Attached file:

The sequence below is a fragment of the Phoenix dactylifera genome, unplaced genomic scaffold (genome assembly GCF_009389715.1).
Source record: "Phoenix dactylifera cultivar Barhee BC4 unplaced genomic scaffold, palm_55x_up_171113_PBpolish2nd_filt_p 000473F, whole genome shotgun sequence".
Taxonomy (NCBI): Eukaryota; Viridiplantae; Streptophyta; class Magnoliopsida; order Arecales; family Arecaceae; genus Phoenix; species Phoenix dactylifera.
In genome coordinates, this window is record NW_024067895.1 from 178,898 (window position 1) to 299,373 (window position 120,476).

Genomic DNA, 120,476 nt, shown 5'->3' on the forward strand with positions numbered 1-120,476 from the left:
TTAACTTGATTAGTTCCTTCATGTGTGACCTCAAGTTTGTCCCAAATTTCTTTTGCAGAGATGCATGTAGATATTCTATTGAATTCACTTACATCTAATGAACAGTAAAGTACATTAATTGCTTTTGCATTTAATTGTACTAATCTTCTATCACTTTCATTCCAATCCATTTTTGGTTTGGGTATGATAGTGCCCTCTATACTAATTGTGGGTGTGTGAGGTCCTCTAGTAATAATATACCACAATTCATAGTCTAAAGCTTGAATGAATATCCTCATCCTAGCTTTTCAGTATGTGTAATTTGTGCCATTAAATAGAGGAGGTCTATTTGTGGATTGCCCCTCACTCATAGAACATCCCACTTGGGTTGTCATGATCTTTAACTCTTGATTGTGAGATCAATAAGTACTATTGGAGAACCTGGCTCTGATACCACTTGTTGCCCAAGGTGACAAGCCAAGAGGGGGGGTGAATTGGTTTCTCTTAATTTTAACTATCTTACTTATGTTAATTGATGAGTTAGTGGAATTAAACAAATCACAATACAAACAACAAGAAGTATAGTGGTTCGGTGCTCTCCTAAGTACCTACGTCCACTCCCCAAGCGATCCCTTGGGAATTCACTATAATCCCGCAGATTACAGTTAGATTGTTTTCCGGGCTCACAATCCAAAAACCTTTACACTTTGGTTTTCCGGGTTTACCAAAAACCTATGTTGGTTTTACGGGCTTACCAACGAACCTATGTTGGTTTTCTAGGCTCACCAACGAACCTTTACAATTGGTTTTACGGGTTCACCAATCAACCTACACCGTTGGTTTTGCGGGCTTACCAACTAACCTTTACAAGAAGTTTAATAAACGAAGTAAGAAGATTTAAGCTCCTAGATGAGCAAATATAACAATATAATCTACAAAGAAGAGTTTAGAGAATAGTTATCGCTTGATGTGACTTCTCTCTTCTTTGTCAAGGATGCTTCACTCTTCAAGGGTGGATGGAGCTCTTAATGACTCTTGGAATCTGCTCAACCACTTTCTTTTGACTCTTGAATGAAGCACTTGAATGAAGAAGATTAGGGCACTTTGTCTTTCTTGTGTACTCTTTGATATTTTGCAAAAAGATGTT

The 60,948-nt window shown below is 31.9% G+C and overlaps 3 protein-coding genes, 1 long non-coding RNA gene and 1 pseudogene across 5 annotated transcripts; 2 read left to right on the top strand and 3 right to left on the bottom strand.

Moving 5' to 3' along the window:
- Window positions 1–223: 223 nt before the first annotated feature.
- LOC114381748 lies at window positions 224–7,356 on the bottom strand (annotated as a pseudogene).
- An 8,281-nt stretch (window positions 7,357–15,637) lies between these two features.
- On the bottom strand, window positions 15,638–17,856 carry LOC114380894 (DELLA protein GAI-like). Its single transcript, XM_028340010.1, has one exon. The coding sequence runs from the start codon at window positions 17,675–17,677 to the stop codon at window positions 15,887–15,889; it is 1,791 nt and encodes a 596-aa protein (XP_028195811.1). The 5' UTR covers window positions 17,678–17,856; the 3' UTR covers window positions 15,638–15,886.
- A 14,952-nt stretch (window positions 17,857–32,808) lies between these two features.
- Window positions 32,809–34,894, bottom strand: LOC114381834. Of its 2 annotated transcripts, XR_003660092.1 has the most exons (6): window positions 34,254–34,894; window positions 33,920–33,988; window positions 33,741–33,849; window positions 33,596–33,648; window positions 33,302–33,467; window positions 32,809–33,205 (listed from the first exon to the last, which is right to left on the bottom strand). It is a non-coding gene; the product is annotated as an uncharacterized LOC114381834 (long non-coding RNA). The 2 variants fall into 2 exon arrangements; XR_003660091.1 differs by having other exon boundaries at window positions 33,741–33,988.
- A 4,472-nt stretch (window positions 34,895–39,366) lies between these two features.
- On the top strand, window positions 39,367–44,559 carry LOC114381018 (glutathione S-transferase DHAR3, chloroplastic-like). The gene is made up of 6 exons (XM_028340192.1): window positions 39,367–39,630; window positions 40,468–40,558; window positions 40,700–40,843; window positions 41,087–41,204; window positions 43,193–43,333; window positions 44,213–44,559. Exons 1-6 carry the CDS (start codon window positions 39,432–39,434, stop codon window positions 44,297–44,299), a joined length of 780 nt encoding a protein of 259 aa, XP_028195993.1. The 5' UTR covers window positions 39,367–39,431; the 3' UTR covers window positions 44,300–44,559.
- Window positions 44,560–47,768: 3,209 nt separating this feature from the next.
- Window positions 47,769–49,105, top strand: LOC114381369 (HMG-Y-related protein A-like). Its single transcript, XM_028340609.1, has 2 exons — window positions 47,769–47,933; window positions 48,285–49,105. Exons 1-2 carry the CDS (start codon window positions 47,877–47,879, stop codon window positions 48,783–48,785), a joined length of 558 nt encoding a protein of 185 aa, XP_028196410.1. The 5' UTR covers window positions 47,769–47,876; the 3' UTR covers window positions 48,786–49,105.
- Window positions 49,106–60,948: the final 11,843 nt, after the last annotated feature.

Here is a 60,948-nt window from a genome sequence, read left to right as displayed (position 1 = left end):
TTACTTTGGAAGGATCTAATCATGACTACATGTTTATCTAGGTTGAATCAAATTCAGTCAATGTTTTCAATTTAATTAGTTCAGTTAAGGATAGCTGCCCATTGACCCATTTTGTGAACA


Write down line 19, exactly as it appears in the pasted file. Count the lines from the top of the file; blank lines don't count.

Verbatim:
- Window positions 49,106–60,948: the final 11,843 nt, after the last annotated feature.